While efforts to improve inclusion of learners with disabilities are gaining traction with donors and ministries of education, those efforts largely focus on identification and disability mapping to get policy into place. Approaching inclusive education solely from the lens of policy development leaves the classroom teacher and the children she serves waiting. Practical implementation of low and no-cost techniques and tools that create an inclusive classroom deserve support and attention on par with policy development, identification processes, and disability mapping. Integrating practical modalities now ensures that teachers are better equipped to implement policy and use allocated resources, if or when they start to flow down, and reduces the risk of labeling, stigma, and bigger learning gaps in the meantime. Across the globe, classroom teachers, principals, and specialists are embracing an understanding that they do not need to wait for diagnosis or identification of a child’s disability to teach responsively. And, they are putting that understanding to work.
Through DFID’s Syria Education Programme, teachers use techniques that increase rigor and build trust to ensure a classroom culture that involves everyone. Teacher Fana, Grade 3, uses a version of the stop and jot technique that she calls “Bus Stop,” so that students can support each other in discovery of a concept and learn from each other’s ways of thinking by reading to themselves, reading to someone else, and writing, illustrating, and discussing ideas with each other. Fana’s activity ensures that all students interact and engage with one another, including children with visible or invisible disabilities, learning gaps, or who struggle with self-confidence. Her colleague, Teacher Salima, Grade 4, has honed her use of questioning and intentionally calls on every student, regardless of whether they’ve raised their hand, to increase participation. This technique might seem intimidating to students at first, but Salima has used this approach to foster collaboration and respect, listening carefully to student responses, helping them connect each other’s ideas, and acknowledging different ways of thinking to arrive at a robust answer. Children in her class — even very shy ones — expect Salima to call on them because she values their ideas and wants to hear what they are thinking, not because she wants to catch them off guard.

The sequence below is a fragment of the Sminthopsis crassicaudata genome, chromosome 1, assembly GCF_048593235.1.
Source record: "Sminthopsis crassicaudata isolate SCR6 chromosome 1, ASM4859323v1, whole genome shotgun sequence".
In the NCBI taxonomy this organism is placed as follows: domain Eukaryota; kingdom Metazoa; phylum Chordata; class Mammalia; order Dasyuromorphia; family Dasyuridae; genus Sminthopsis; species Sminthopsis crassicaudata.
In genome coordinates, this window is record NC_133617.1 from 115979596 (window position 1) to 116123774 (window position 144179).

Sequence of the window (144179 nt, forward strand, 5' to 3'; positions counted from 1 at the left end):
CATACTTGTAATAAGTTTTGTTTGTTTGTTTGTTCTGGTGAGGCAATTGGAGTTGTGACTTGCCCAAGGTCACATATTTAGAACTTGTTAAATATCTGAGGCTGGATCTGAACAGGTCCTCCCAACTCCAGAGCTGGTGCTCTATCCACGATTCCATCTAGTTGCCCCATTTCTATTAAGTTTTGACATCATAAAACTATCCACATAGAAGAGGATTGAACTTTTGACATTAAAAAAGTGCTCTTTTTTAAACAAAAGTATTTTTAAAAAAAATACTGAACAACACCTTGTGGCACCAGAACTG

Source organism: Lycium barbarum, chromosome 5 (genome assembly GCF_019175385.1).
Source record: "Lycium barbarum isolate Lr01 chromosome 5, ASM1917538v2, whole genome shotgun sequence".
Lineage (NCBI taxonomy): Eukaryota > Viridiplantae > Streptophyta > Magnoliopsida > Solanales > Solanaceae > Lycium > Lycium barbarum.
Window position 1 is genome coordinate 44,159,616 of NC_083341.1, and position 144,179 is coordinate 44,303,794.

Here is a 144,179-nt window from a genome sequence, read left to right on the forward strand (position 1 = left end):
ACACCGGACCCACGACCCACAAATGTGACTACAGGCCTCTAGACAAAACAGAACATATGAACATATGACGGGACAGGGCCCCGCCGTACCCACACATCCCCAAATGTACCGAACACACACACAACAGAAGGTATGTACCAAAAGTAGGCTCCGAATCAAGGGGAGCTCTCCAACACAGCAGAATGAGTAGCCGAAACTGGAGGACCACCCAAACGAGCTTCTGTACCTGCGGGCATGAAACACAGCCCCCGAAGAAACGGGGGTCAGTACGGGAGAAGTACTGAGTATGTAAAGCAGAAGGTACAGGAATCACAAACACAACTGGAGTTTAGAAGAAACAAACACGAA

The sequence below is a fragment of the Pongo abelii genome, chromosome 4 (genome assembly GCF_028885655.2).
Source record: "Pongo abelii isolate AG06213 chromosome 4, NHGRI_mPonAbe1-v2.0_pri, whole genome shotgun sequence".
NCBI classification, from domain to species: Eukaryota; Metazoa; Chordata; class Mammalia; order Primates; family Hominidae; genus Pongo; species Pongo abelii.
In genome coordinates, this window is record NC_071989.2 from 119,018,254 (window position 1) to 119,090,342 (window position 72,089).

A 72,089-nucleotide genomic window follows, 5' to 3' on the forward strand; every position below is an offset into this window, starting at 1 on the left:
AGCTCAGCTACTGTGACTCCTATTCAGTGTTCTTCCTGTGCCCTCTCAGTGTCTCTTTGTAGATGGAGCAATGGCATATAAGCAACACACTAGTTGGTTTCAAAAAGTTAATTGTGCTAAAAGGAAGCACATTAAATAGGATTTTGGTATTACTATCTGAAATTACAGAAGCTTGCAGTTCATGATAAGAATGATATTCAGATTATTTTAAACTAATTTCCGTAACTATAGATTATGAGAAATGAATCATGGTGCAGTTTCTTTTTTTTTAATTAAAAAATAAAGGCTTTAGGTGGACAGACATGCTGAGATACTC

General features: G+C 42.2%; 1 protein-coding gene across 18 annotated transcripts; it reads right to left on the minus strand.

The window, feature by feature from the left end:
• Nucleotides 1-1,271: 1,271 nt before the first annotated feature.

These efforts reflect a critical shift in perspective that empowers teachers to adopt actions and behaviors that create a more inclusive classroom. When a teacher grapples with large class sizes, limited resources and a difficult operating environment, the best kind of program support focuses on small changes to how instruction is delivered rather than asking teachers to do more. Adding specialized modifications to lesson plans for each learner with a challenge is a lot to ask. It usually requires the efforts of a hero teacher and isn’t a sustainable or reasonable approach.
It is reasonable to provide teachers with practical techniques that encourage thinking such as, “If I give 10 seconds of wait time after I ask a question, then everyone can answer,” rather than putting teachers in the position to think, “This student has an auditory processing delay, so what can I do for them? I don’t have time or resources to help.” Integrating practices like wait time into the delivery of existing resources is within a teacher’s sphere of control. She doesn’t have to depend on policy development, budget allocations, or identification to be responsive. She is both equipped and accountable for what she can do, while resources to address vision, hearing, and special needs get sorted out by ministries, donors, and partners.